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Capturing the Amazing

Published on Nov 06, 2015.

Capturing the Amazing

 
When I travel, I take a lot of pictures.  On my most recent trip, I took over 2,500.  When my children were teens, they would roll their eyes as the shutter on the camera whirred.  I wasn’t taking pictures of my kids; I was taking pictures of other people’s kids, buildings, cars, motorcycles with five people and a pig, and things that were different from my ordinary life.
When I am home, I do not take a lot of pictures.  Why would I take a picture of my office or car?  Why would I take a picture of my kid’s school?  Despite having a camera with me at all times, routine and the predictable does not turn the eye.

This has caused me to think about schools.  Not just the schools that my children have attended, but in general.  I’ve been thinking about the schools in my state and beyond.  Do I notice them?  Is there anything that captures my attention?  What is worth pulling out my camera and snapping a picture?

When I first look at a school, I wouldn’t take a picture because nothing seems extraordinary with a wide-lens.  But under the surface there are a lot of amazing things happening in the schools I encounter.  My job allows me to rub shoulders with some of the best and brightest teachers in our communities.  These are the teachers that are not satisfied with the status quo.  For them, it is not enough to repeat accomplishments from the year before.  These teachers are in search of something that will move students to a new and greater level. I get to come along side teachers who are ready for growth and help them push their students further and deeper than they ever thought possible.  There are even times, when the majority of a building, including the administrators of that building is of this high caliber.

Despite pockets of innovation and picture worthy classrooms, I don’t see a system that is open to change.  I believe that there are classroom teachers that are effectively engaging their students day after day.  However, I do not see an avenue for the changes in a classroom, or even 10 classrooms to filter out into whole building or district-wide changes.
In a 2009 Status Report on Teacher Development in the United States, the authors point out that typically a teacher needs at least 50 hours of development in an area before they begin to see improvement in their instructional practice.  Even though it is rare in buildings, it is possible to find examples of real change happening in the practice of teachers within their classroom.  For the teacher, there is hope.   I know that change can take place and I can name teachers that have experienced that transformation.  What is more difficult, however, is to find systems that adapt to the needs of today’s students.

We have placed so many checks and balances and issues of compliance in front of buildings that it makes it hard for a building or district to be truly innovative.  I understand the need for checks and balances.  We care for our children.  We are afraid (perhaps justifiably) that if we give a group of educators the freedom to adapt the delivery of material to their students, they might not cover enough facts or their students may not pass the tests.  The risks and consequences of failure with our students are real.  On the other hand, the risk could pay off.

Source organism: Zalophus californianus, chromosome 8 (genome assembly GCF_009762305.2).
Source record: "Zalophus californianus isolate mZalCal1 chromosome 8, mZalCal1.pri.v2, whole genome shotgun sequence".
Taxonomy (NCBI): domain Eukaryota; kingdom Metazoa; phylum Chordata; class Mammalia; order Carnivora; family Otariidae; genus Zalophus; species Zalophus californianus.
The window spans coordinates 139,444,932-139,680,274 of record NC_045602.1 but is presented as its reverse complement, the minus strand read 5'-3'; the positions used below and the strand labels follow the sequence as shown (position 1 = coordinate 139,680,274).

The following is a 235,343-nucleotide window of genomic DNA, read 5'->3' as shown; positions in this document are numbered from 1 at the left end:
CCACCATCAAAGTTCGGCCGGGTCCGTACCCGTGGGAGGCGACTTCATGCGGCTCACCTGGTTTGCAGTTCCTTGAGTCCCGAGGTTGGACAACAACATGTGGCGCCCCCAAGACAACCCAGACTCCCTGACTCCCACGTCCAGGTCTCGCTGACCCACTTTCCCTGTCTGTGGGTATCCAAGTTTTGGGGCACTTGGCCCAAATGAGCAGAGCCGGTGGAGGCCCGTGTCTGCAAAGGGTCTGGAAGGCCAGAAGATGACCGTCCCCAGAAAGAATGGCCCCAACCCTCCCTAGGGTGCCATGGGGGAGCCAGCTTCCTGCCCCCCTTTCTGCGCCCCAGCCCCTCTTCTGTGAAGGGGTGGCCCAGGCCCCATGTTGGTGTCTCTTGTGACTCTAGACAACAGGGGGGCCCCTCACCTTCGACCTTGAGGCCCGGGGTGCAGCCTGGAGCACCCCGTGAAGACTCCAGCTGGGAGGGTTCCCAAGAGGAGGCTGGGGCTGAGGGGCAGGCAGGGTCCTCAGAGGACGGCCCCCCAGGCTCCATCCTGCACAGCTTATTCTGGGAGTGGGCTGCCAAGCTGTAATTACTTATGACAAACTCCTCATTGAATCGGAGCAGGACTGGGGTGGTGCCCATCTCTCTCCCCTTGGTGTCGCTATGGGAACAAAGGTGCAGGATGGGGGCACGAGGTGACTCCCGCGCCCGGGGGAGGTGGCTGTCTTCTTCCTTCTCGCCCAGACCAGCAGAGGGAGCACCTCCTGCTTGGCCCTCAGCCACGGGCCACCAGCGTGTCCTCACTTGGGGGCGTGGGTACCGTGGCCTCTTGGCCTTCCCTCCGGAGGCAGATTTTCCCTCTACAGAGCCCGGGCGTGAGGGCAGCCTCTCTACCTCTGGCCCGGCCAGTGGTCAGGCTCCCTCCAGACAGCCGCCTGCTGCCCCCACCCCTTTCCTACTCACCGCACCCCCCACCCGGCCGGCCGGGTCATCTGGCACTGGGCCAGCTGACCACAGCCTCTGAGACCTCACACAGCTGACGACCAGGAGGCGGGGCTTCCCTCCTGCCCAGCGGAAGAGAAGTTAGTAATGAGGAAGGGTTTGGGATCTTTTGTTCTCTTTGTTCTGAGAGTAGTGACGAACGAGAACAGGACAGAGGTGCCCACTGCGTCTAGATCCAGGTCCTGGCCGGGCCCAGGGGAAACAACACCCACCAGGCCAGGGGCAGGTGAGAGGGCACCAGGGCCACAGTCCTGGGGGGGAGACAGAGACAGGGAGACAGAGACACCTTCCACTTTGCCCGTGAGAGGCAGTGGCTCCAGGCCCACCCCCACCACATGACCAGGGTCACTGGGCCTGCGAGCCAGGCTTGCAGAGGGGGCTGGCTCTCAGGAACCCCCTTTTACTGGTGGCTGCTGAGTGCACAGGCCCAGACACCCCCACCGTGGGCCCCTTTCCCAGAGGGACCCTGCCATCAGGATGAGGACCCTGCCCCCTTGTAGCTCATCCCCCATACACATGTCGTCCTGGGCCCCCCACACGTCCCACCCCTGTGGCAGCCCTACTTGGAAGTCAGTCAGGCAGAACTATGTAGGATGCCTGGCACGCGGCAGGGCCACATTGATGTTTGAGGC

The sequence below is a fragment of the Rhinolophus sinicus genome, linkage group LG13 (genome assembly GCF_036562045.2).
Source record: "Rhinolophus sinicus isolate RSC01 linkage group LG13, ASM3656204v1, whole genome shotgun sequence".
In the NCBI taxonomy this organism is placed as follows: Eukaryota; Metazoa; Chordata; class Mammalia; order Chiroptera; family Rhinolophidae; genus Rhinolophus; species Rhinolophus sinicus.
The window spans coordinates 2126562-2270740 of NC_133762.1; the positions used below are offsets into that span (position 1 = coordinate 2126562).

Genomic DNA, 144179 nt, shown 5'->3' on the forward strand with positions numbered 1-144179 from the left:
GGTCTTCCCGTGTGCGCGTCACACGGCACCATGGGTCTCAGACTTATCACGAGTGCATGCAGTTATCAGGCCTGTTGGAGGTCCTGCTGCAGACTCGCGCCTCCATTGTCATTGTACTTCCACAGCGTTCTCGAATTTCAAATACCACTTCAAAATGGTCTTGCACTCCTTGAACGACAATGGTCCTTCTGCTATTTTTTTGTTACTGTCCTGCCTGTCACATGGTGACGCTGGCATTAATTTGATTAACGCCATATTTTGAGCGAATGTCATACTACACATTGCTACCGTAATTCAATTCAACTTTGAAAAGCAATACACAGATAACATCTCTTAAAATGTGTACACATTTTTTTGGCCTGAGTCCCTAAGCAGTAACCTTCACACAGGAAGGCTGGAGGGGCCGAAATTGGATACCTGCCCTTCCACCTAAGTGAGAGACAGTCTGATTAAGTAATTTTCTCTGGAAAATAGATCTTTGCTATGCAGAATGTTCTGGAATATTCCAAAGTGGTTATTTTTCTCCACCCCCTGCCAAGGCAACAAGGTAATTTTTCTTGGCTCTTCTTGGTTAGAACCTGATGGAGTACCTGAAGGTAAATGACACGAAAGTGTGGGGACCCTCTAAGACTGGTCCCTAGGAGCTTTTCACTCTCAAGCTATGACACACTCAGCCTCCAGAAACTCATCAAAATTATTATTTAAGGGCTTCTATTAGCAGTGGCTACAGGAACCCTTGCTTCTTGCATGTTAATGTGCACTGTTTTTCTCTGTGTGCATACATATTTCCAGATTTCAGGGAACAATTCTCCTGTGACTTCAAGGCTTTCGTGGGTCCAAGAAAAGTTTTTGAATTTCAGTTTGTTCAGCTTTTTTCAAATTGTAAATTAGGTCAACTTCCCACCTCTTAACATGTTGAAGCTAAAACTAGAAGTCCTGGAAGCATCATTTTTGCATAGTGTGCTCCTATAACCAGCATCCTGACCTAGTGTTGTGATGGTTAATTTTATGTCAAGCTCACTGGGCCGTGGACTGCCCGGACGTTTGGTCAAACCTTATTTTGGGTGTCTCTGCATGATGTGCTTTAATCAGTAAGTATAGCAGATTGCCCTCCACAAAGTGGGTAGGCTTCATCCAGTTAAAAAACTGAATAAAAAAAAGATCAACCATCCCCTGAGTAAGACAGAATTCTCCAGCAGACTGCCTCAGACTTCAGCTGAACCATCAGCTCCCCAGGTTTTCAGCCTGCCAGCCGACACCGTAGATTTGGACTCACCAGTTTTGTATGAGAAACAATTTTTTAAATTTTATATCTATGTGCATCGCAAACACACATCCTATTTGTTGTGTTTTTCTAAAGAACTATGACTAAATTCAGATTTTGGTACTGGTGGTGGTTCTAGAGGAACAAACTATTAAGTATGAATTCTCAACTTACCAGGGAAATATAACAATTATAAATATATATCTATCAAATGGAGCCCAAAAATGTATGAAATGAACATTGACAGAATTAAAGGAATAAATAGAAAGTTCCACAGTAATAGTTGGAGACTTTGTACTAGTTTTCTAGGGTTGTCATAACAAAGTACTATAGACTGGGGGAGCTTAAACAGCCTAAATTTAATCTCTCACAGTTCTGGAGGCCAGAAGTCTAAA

What needs to be done in order to see true systemic change?

1.      Advocate for individual students, not just the average student.  We have a system that is working pretty well for the 30% that are right in the middle and for whom the pace of the teacher works just fine.  Now, let’s start opening doors of opportunity for the students that are ready to pick up the pace.  If they can move through the year of Algebra in 8 weeks, let them move on.  Likewise, if they do not complete Algebra in the first year, don’t move them back to the beginning the following year, but also don’t push them to the next level until they have a solid foundation.
2.      Empower teachers to do what is right for each student.  We create rules and policies to help meet most of the needs, but sometimes those policies should be set aside for the benefit of the student.    
3.      Think beyond the bell.  Seat time is not an indicator that something has been learned.  One student may take more time to learn new skills in math than they do in art or biology.  Our current systems often move them along a set schedule that does not consider where an individual student needs to spend their time.
4.      Allow your students to be amazing.  Let’s put some of the power of learning back into the hands of the students.  After telling them how to learn for years, they may need some help in the transition, but I believe students want to be amazing.  They want to make a difference in the world.
5.      Provide opportunities for disruptive models to infect others.  Don’t keep the model at such a distance that they can’t impact the traditional model of education.  Too many new schools insulate themselves from the underperforming schools and do not intentionally pass the ideas on to the traditional school environment.

I’m ready to take pictures closer to home.  Help me find unique snapshots of inspiration in our school systems that can be highlighted and shared to bring about needed change for our students.  Let’s move beyond change in the classroom and encourage whole schools to think differently about the amazing beauty found in learning.

Eric Kellerer
Director of the Doceō Center for Innovation